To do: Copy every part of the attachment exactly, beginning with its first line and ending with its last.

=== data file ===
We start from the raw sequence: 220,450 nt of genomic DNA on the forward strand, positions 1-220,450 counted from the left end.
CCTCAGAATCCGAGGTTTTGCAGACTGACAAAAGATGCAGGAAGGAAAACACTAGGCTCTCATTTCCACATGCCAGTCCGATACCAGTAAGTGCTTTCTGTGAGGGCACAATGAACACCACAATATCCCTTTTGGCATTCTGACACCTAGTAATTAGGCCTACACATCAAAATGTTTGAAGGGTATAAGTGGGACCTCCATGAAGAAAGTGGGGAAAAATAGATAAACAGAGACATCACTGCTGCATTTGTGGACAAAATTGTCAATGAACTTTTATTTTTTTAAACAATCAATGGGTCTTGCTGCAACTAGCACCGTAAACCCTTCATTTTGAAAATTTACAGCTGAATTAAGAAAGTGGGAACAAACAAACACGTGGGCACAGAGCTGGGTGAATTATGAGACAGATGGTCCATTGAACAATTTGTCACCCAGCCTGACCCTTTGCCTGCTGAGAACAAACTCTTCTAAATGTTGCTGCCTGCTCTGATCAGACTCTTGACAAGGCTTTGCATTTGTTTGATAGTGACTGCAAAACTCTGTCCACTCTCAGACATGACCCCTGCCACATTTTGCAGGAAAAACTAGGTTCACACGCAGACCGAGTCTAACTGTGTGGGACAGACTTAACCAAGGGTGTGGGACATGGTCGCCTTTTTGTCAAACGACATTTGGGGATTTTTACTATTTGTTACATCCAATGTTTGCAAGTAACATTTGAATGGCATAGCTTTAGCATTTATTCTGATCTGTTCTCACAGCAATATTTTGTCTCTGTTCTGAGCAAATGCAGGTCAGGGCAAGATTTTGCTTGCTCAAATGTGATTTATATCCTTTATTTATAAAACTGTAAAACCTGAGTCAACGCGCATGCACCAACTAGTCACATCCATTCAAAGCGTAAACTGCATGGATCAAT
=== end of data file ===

We start from the raw sequence: 220,450 nt of genomic DNA on the forward strand, positions 1-220,450 counted from the left end.
CCTCAGAATCCGAGGTTTTGCAGACTGACAAAAGATGCAGGAAGGAAAACACTAGGCTCTCATTTCCACATGCCAGTCCGATACCAGTAAGTGCTTTCTGTGAGGGCACAATGAACACCACAATATCCCTTTTGGCATTCTGACACCTAGTAATTAGGCCTACACATCAAAATGTTTGAAGGGTATAAGTGGGACCTCCATGAAGAAAGTGGGGAAAAATAGATAAACAGAGACATCACTGCTGCATTTGTGGACAAAATTGTCAATGAACTTTTATTTTTTTAAACAATCAATGGGTCTTGCTGCAACTAGCACCGTAAACCCTTCATTTTGAAAATTTACAGCTGAATTAAGAAAGTGGGAACAAACAAACACGTGGGCACAGAGCTGGGTGAATTATGAGACAGATGGTCCATTGAACAATTTGTCACCCAGCCTGACCCTTTGCCTGCTGAGAACAAACTCTTCTAAATGTTGCTGCCTGCTCTGATCAGACTCTTGACAAGGCTTTGCATTTGTTTGATAGTGACTGCAAAACTCTGTCCACTCTCAGACATGACCCCTGCCACATTTTGCAGGAAAAACTAGGTTCACACGCAGACCGAGTCTAACTGTGTGGGACAGACTTAACCAAGGGTGTGGGACATGGTCGCCTTTTTGTCAAACGACATTTGGGGATTTTTACTATTTGTTACATCCAATGTTTGCAAGTAACATTTGAATGGCATAGCTTTAGCATTTATTCTGATCTGTTCTCACAGCAATATTTTGTCTCTGTTCTGAGCAAATGCAGGTCAGGGCAAGATTTTGCTTGCTCAAATGTGATTTATATCCTTTATTTATAAAACTGTAAAACCTGAGTCAACGCGCATGCACCAACTAGTCACATCCATTCAAAGCGTAAACTGCATGGATCAAT